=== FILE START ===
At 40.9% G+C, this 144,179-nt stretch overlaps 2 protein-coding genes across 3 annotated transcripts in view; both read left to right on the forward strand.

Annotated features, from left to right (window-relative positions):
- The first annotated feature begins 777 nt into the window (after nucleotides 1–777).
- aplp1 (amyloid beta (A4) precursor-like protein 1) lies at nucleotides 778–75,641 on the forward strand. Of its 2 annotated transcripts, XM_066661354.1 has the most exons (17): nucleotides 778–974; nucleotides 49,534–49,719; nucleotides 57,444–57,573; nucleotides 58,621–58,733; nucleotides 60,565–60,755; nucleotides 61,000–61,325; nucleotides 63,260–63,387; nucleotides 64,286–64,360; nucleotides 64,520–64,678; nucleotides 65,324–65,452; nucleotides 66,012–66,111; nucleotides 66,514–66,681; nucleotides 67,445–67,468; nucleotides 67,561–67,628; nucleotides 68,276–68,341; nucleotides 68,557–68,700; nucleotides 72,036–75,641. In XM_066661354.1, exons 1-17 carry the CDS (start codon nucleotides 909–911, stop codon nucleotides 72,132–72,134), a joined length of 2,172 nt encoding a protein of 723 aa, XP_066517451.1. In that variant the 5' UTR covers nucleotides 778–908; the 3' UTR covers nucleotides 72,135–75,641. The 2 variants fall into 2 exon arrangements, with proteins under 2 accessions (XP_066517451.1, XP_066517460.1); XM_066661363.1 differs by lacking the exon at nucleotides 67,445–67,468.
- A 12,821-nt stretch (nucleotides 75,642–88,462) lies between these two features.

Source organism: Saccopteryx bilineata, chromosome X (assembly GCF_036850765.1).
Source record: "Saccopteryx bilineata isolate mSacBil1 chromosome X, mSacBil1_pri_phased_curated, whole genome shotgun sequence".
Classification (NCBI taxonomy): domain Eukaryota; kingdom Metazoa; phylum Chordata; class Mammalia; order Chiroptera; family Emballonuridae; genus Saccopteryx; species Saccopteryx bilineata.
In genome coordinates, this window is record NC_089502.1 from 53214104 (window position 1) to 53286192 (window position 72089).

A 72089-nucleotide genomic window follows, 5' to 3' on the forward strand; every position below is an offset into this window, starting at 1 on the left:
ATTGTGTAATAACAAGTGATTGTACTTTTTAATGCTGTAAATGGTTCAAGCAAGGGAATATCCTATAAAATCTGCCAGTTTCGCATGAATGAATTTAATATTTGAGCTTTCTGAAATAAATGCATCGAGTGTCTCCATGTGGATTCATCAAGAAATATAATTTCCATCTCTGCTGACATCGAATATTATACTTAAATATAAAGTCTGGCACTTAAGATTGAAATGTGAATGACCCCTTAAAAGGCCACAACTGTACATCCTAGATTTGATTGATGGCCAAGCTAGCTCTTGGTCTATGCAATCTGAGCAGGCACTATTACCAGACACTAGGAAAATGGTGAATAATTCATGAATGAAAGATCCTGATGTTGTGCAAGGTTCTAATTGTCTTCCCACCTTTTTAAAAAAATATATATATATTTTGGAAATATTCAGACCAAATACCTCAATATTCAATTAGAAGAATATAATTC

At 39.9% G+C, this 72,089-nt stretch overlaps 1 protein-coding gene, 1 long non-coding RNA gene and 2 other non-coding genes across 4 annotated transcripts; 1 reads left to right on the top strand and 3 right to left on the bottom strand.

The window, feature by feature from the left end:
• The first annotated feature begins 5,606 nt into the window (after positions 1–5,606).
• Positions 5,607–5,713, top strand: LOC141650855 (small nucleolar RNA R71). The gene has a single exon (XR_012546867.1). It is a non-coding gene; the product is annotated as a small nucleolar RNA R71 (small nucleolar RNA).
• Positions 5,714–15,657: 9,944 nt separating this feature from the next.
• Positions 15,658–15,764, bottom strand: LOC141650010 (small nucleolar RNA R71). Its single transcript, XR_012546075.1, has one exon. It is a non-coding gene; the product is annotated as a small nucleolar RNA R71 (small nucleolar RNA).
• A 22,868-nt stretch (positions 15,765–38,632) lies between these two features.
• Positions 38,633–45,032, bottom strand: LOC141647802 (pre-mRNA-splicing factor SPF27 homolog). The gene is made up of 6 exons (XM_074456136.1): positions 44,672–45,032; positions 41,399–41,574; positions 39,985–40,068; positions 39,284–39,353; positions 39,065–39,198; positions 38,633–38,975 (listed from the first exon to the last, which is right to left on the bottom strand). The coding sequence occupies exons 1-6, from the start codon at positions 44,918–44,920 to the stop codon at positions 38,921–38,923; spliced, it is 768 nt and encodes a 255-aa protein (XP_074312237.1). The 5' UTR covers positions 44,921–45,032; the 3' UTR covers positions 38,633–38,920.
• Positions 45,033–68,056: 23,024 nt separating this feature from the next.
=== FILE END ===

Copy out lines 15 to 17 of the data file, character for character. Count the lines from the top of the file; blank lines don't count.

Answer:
• Positions 5,607–5,713, top strand: LOC141650855 (small nucleolar RNA R71). The gene has a single exon (XR_012546867.1). It is a non-coding gene; the product is annotated as a small nucleolar RNA R71 (small nucleolar RNA).
• Positions 5,714–15,657: 9,944 nt separating this feature from the next.
• Positions 15,658–15,764, bottom strand: LOC141650010 (small nucleolar RNA R71). Its single transcript, XR_012546075.1, has one exon. It is a non-coding gene; the product is annotated as a small nucleolar RNA R71 (small nucleolar RNA).